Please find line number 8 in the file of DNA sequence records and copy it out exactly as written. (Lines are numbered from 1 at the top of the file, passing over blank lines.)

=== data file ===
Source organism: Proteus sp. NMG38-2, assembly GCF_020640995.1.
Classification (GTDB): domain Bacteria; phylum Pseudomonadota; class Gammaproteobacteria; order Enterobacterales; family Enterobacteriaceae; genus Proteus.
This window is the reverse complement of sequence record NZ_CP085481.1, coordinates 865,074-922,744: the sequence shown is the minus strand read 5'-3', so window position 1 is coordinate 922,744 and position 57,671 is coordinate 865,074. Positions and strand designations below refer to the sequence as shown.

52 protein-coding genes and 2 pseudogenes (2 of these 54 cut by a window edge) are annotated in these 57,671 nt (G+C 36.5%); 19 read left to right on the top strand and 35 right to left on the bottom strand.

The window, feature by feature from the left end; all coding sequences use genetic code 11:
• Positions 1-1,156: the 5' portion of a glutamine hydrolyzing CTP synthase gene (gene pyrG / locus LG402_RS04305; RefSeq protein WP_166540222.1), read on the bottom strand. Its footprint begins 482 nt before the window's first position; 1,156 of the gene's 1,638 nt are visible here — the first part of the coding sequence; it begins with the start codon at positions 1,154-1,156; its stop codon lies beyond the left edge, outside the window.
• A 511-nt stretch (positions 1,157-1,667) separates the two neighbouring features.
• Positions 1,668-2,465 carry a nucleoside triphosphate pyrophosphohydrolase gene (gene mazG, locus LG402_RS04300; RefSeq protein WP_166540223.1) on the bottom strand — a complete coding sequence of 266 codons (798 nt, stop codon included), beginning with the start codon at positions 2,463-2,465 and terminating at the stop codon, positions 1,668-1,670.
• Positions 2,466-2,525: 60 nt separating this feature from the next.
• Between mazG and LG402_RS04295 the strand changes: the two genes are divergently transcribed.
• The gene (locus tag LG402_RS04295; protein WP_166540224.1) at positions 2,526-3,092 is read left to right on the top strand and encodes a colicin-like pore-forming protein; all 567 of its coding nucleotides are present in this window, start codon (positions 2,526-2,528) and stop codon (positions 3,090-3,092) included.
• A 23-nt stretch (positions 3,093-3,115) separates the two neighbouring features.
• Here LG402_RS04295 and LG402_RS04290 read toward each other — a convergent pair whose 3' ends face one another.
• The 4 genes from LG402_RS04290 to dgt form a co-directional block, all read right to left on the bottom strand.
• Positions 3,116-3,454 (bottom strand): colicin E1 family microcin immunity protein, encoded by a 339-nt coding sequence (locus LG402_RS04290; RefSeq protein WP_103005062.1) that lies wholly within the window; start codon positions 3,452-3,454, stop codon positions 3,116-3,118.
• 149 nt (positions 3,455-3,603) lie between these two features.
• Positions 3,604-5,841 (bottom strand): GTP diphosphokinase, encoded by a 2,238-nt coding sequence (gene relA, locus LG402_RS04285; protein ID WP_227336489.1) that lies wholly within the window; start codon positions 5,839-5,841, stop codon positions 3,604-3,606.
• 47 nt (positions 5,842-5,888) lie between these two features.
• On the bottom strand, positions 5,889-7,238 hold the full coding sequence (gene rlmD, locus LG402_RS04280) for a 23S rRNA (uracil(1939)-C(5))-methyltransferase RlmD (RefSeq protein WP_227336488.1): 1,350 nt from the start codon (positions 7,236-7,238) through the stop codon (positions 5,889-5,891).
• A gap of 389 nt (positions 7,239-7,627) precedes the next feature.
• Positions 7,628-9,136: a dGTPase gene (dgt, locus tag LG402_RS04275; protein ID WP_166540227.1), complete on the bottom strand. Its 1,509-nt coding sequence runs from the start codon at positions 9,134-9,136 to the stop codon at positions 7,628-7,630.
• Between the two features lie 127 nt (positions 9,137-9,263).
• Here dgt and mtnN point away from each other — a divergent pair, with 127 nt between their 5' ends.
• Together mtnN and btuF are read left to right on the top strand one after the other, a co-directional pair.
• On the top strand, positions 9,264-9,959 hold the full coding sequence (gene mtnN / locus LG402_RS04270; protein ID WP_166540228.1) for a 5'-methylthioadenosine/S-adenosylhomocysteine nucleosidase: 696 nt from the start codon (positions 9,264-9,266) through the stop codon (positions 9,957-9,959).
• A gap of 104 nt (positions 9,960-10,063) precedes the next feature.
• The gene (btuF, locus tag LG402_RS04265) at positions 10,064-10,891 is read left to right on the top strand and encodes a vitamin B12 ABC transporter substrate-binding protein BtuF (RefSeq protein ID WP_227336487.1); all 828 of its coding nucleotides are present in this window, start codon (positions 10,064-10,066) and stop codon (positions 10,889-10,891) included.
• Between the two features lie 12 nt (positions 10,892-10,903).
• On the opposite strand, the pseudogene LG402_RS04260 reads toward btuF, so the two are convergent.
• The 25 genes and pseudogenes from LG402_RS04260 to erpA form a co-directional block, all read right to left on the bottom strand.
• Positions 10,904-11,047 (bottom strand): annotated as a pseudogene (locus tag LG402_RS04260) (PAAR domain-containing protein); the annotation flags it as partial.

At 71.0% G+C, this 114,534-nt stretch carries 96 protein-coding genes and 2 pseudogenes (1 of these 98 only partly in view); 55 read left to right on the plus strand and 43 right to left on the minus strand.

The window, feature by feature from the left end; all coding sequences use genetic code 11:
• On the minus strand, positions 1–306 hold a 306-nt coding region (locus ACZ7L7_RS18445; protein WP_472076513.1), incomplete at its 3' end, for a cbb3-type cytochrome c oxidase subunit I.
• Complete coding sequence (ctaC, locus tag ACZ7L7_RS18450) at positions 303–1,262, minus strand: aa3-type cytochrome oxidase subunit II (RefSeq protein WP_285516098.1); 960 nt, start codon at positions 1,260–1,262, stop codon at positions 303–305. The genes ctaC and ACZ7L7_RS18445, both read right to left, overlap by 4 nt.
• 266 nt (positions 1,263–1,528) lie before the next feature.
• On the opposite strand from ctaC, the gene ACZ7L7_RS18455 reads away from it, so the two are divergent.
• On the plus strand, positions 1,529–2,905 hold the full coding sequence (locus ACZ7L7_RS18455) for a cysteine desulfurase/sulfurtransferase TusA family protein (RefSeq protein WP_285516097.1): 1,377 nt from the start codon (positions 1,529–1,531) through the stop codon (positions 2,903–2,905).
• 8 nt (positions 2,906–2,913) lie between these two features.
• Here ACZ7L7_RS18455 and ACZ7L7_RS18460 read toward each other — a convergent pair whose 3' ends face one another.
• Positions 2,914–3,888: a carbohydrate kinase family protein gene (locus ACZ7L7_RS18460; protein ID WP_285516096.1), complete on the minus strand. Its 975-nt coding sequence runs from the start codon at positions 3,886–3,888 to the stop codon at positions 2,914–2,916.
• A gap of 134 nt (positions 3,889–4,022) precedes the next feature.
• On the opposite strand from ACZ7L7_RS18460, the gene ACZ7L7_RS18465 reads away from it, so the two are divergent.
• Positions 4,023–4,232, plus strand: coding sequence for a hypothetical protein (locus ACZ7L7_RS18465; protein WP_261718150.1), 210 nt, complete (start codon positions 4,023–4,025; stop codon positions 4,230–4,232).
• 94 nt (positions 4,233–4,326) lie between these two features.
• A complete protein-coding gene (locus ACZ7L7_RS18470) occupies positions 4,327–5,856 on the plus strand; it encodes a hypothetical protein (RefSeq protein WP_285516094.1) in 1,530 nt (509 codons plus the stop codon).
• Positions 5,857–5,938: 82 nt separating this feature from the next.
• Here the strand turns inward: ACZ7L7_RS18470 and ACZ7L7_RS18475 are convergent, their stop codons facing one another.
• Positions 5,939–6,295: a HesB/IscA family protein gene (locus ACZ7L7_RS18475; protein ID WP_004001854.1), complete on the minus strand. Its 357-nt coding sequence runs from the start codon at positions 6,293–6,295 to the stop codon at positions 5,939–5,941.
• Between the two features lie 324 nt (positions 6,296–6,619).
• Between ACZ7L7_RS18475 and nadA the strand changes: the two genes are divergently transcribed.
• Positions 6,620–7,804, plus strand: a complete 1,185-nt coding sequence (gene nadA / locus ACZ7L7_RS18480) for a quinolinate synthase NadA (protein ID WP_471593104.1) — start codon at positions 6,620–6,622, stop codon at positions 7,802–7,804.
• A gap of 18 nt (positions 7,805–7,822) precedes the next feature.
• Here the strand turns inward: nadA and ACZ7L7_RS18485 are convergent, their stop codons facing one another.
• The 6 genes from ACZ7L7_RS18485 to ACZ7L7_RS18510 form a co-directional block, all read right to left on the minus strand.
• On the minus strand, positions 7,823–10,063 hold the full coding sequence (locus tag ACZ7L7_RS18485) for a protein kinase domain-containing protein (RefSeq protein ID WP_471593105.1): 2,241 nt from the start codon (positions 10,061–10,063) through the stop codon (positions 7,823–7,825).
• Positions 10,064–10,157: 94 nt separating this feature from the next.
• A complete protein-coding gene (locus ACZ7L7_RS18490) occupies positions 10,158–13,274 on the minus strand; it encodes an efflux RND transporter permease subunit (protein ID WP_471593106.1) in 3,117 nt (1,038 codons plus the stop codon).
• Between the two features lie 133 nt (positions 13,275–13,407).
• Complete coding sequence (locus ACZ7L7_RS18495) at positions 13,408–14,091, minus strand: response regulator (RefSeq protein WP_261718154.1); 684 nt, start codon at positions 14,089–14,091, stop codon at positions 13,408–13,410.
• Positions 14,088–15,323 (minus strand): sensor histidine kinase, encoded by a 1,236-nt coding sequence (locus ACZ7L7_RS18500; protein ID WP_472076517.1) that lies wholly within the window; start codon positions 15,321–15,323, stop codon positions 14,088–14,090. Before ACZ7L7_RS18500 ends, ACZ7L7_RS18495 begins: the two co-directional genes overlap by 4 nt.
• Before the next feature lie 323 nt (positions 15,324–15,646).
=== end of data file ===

• Positions 1,668-2,465 carry a nucleoside triphosphate pyrophosphohydrolase gene (gene mazG, locus LG402_RS04300; RefSeq protein WP_166540223.1) on the bottom strand — a complete coding sequence of 266 codons (798 nt, stop codon included), beginning with the start codon at positions 2,463-2,465 and terminating at the stop codon, positions 1,668-1,670.